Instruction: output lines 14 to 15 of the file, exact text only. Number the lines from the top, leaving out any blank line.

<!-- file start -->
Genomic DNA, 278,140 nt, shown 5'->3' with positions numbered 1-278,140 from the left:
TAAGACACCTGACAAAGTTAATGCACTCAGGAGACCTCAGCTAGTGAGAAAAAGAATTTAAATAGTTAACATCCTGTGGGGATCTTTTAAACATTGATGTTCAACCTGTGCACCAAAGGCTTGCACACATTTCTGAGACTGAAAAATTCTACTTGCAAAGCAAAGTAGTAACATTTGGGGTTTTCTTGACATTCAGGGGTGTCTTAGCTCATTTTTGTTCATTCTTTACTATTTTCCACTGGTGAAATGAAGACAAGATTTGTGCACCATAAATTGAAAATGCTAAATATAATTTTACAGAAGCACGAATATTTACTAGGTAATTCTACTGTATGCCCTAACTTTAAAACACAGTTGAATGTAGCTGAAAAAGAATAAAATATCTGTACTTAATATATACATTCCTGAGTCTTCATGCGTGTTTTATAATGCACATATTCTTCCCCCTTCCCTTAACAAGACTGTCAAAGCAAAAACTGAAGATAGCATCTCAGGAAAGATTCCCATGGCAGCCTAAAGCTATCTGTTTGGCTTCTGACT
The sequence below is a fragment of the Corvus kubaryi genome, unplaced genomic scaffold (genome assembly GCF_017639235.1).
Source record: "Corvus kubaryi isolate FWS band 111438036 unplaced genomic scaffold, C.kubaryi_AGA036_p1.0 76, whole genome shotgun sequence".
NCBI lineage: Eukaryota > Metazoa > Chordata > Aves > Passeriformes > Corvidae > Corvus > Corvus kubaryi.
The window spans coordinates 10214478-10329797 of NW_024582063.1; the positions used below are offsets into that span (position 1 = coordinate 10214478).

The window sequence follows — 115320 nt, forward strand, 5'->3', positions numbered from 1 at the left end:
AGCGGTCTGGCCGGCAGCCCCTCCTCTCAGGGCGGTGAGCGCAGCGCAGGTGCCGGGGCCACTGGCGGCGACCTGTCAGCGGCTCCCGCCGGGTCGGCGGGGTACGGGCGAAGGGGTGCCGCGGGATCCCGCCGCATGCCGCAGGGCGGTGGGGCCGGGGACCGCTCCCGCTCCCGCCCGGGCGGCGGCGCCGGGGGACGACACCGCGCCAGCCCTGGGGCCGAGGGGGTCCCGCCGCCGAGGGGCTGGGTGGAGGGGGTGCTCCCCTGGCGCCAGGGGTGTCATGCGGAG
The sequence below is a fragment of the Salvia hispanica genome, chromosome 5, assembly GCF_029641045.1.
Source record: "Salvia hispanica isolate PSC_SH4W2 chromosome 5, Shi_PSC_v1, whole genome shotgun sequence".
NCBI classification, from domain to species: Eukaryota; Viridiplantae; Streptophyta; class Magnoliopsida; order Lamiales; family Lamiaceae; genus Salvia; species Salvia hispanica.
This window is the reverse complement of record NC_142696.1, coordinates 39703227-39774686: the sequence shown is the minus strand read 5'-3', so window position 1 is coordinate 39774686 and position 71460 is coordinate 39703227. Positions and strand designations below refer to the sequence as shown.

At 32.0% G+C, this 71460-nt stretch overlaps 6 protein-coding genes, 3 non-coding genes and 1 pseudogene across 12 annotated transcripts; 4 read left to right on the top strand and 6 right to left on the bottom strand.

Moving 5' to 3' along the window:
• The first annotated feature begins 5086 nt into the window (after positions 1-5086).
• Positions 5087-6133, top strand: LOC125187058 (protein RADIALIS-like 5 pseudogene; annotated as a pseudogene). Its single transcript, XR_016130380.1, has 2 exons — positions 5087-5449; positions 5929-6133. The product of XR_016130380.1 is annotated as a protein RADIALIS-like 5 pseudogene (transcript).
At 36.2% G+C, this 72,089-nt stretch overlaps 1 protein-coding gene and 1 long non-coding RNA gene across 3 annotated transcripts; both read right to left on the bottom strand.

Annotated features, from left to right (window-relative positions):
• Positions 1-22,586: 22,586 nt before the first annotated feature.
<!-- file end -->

Moving 5' to 3' along the window:
• The first annotated feature begins 5086 nt into the window (after positions 1-5086).